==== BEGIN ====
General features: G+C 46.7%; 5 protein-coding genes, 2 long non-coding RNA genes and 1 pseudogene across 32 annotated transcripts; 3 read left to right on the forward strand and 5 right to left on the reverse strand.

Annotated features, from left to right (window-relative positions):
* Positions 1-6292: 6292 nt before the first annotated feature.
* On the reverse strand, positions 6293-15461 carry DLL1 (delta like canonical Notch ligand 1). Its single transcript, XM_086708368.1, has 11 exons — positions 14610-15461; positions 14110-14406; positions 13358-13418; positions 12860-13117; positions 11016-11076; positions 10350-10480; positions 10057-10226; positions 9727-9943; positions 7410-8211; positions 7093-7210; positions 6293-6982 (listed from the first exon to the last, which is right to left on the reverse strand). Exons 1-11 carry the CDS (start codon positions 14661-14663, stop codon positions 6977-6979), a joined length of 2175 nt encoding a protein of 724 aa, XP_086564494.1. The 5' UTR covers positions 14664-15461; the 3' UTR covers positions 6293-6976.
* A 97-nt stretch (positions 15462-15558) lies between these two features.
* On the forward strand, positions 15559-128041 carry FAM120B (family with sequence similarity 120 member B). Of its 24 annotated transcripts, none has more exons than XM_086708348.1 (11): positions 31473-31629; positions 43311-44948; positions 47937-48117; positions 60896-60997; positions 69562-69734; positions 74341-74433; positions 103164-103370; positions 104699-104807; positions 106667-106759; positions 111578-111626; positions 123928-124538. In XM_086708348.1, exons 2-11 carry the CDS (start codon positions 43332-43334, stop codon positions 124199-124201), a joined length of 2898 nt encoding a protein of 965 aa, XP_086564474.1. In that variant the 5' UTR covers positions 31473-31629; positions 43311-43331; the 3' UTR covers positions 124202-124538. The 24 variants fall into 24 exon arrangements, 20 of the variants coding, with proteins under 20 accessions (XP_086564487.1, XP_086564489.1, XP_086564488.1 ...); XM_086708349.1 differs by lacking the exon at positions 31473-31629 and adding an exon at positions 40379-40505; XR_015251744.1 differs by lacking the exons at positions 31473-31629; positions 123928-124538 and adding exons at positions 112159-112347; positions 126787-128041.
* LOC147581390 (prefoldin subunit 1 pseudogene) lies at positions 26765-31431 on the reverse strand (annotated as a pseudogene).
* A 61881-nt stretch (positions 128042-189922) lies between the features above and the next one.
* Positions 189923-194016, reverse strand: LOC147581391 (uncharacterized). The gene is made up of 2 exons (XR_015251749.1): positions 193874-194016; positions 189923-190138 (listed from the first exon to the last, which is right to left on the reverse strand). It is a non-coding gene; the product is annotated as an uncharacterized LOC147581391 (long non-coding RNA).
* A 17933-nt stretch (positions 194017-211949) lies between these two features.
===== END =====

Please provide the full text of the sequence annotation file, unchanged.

General features: G+C 46.7%; 5 protein-coding genes, 2 long non-coding RNA genes and 1 pseudogene across 32 annotated transcripts; 3 read left to right on the forward strand and 5 right to left on the reverse strand.

Annotated features, from left to right (window-relative positions):
* Positions 1-6292: 6292 nt before the first annotated feature.
* On the reverse strand, positions 6293-15461 carry DLL1 (delta like canonical Notch ligand 1). Its single transcript, XM_086708368.1, has 11 exons — positions 14610-15461; positions 14110-14406; positions 13358-13418; positions 12860-13117; positions 11016-11076; positions 10350-10480; positions 10057-10226; positions 9727-9943; positions 7410-8211; positions 7093-7210; positions 6293-6982 (listed from the first exon to the last, which is right to left on the reverse strand). Exons 1-11 carry the CDS (start codon positions 14661-14663, stop codon positions 6977-6979), a joined length of 2175 nt encoding a protein of 724 aa, XP_086564494.1. The 5' UTR covers positions 14664-15461; the 3' UTR covers positions 6293-6976.
* A 97-nt stretch (positions 15462-15558) lies between these two features.
* On the forward strand, positions 15559-128041 carry FAM120B (family with sequence similarity 120 member B). Of its 24 annotated transcripts, none has more exons than XM_086708348.1 (11): positions 31473-31629; positions 43311-44948; positions 47937-48117; positions 60896-60997; positions 69562-69734; positions 74341-74433; positions 103164-103370; positions 104699-104807; positions 106667-106759; positions 111578-111626; positions 123928-124538. In XM_086708348.1, exons 2-11 carry the CDS (start codon positions 43332-43334, stop codon positions 124199-124201), a joined length of 2898 nt encoding a protein of 965 aa, XP_086564474.1. In that variant the 5' UTR covers positions 31473-31629; positions 43311-43331; the 3' UTR covers positions 124202-124538. The 24 variants fall into 24 exon arrangements, 20 of the variants coding, with proteins under 20 accessions (XP_086564487.1, XP_086564489.1, XP_086564488.1 ...); XM_086708349.1 differs by lacking the exon at positions 31473-31629 and adding an exon at positions 40379-40505; XR_015251744.1 differs by lacking the exons at positions 31473-31629; positions 123928-124538 and adding exons at positions 112159-112347; positions 126787-128041.
* LOC147581390 (prefoldin subunit 1 pseudogene) lies at positions 26765-31431 on the reverse strand (annotated as a pseudogene).
* A 61881-nt stretch (positions 128042-189922) lies between the features above and the next one.
* Positions 189923-194016, reverse strand: LOC147581391 (uncharacterized). The gene is made up of 2 exons (XR_015251749.1): positions 193874-194016; positions 189923-190138 (listed from the first exon to the last, which is right to left on the reverse strand). It is a non-coding gene; the product is annotated as an uncharacterized LOC147581391 (long non-coding RNA).
* A 17933-nt stretch (positions 194017-211949) lies between these two features.